Americas: Venezuela to face heightened tensions, risk of escalation
Key Risks: political instability; military intervention; sanctions; arbitrary arrests; civil unrest
In Venezuela, tensions are expected to continue to heighten as discontent over persistent massive nationwide blackouts and water shortages add weight to the ongoing unprecedented crisis. Moreover, the recent arrival of Russian troops to Caracas prompted US President Donald Trump to reiterate that the US was keeping “all options open” to force those troops out of Venezuela, with National Security Advisor John Bolton labelling the deployment a “direct threat” to regional stability. Partially-recognised interim president Juan Guaido has vowed to “accelerate the transition” over the coming weeks. The announcement was made days after presenting the details of ‘Operation Freedom’, the opposition’s strategy to force President Nicolas Maduro out of office. The military remains loyal to Maduro, but numerous defections have been observed. An escalation amid growing US-Russia tensions over the crisis should not be ruled out.
Asia-Pacific: Separatist rebel attacks likely in Indonesia’s Papua province as elections near
Key Risks: political violence
Separatist rebels in Indonesia’s far eastern Papua province released a video on 28 March threatening more attacks targeting the government-backed Trans-Papua Highway project. A faction of the Free Papua Movement (OPM) led by Egianus Kogoya carried out an attack on the project in Nduga regency in December 2018, which killed at least 19 construction workers. To counter the risk of further attacks, the military deployed 600 soldiers to Nduga in early March. There is a high likelihood of further OPM attacks in the Papuan highlands ahead of general elections on 17 April. While the Freeport Grasberg mine and the Trans-Papua Highway remain the primary commercial targets at risk over the coming weeks, the majority of OPM attacks will impact security forces and non-indigenous personnel deployed to the area given their accessibility.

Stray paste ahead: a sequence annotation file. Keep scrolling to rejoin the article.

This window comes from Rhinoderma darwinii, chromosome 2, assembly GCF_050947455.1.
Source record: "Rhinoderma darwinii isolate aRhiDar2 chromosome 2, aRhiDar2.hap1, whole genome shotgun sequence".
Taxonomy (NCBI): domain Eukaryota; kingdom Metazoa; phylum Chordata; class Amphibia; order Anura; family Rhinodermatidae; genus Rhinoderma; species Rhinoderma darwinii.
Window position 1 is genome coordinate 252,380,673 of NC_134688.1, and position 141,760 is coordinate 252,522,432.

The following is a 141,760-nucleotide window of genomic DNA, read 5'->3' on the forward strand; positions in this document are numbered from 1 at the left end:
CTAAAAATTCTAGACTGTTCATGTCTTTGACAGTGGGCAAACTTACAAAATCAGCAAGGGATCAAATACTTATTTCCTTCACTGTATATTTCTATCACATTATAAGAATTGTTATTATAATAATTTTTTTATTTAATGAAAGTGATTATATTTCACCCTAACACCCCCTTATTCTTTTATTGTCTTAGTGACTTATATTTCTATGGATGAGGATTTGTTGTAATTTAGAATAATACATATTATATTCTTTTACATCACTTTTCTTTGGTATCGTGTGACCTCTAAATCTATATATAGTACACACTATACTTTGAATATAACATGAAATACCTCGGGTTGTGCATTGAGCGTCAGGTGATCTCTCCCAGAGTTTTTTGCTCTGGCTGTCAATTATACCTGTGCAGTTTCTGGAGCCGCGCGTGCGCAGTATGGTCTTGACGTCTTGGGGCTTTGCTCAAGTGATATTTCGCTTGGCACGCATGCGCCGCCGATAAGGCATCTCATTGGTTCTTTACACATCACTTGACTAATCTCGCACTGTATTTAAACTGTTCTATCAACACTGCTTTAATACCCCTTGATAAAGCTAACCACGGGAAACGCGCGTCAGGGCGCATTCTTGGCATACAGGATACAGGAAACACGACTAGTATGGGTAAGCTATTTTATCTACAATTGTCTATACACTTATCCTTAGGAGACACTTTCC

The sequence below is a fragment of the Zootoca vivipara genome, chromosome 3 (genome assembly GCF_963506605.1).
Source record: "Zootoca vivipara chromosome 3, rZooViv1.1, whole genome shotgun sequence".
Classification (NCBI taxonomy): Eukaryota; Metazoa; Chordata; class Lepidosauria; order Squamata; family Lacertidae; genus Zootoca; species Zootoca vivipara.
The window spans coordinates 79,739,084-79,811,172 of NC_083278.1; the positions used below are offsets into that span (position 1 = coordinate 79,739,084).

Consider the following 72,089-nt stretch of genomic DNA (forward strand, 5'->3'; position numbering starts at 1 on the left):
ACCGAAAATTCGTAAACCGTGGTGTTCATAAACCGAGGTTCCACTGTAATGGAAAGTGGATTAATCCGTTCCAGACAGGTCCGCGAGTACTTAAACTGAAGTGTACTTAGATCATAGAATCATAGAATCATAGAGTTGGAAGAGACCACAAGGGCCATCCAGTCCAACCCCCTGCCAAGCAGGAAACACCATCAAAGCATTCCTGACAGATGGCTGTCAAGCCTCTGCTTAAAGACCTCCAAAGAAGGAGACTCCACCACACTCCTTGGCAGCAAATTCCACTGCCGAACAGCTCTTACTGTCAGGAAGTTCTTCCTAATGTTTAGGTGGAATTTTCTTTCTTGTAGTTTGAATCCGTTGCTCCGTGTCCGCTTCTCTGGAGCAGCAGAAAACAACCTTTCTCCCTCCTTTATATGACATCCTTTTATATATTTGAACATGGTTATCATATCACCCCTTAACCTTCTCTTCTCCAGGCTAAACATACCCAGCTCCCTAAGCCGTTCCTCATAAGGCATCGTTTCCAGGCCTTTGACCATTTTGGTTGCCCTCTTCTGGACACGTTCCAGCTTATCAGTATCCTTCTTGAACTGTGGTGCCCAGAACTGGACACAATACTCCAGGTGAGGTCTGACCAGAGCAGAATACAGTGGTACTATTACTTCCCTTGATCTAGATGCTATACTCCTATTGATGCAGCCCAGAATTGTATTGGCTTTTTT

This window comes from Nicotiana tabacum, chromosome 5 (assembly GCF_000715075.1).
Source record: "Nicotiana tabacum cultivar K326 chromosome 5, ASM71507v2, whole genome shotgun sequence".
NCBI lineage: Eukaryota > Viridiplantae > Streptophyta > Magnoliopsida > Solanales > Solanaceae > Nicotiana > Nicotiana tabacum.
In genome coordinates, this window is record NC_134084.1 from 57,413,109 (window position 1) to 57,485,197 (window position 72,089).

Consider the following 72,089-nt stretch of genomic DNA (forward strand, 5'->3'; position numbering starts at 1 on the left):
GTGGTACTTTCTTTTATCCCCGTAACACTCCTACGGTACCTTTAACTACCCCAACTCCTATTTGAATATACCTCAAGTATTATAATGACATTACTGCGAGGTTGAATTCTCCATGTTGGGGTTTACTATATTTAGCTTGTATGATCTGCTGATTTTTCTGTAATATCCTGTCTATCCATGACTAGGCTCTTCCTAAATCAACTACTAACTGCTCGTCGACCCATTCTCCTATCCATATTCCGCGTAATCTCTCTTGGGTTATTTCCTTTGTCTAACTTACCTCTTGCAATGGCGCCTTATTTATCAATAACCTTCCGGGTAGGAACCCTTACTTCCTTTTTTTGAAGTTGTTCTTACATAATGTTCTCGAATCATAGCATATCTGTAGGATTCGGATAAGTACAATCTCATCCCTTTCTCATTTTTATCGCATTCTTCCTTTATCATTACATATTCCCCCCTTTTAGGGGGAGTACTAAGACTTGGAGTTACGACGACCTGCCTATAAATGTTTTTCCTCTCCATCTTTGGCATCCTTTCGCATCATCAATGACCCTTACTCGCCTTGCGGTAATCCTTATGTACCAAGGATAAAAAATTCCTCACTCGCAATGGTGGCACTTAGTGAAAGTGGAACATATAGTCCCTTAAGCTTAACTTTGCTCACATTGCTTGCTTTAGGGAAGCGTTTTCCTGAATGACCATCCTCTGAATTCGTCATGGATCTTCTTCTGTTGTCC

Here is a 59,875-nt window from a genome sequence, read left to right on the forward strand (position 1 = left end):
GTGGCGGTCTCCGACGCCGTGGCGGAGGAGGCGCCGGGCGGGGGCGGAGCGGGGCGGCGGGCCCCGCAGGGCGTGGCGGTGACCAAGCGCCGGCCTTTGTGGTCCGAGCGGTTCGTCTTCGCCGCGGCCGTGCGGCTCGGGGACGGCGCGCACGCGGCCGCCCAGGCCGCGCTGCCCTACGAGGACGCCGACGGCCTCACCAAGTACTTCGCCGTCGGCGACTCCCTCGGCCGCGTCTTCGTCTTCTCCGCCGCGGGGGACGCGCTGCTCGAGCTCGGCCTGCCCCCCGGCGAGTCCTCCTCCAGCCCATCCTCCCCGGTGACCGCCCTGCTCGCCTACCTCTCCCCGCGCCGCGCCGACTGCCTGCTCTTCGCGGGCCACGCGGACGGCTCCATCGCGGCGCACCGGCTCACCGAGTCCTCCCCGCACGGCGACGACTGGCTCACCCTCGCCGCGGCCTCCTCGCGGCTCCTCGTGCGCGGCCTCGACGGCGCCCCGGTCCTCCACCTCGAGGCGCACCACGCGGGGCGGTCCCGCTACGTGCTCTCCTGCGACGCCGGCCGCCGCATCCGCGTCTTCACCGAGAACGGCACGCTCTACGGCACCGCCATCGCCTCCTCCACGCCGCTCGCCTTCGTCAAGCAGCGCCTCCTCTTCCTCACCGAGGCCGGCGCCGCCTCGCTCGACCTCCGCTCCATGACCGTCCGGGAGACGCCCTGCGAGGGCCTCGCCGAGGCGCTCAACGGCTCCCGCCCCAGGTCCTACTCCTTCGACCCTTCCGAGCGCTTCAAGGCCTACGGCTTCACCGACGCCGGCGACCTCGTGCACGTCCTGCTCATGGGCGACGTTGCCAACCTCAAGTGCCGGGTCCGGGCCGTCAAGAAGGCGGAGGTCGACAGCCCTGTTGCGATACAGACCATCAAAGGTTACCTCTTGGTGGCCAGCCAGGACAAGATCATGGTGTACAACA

Eurasia: Zelenskiy likely to be Ukraine’s next president after winning first round
Key Risks: political stability; civil unrest; access to financial markets; corruption
Initial results from Ukraine’s presidential election show opposition candidate Volodymyr Zelenskiy, an actor who plays the country’s president on a satirical TV show, with just over 30 per cent of votes. Incumbent President Petro Poroshenko was in second, with 16 per cent. There was no major unrest during the voting, defying expectations. However, Zelenskiy’s win raises a number of concerns – particularly regarding his ties to oligarch Ihor Kolomoisky, whose PrivatBank was nationalised in 2016, costing the state billions of dollars. Kolomoisky is challenging the nationalisation as well as Kiev’s efforts to claw back funds from him, which could further weaken the country’s already tenuous access to financial markets. However, President Poroshenko is also undoubtedly corrupt but unlike Zelenskiy is supportive of IMF-mandated reforms. It is likely Zelenskiy will win the 21 April runoff election.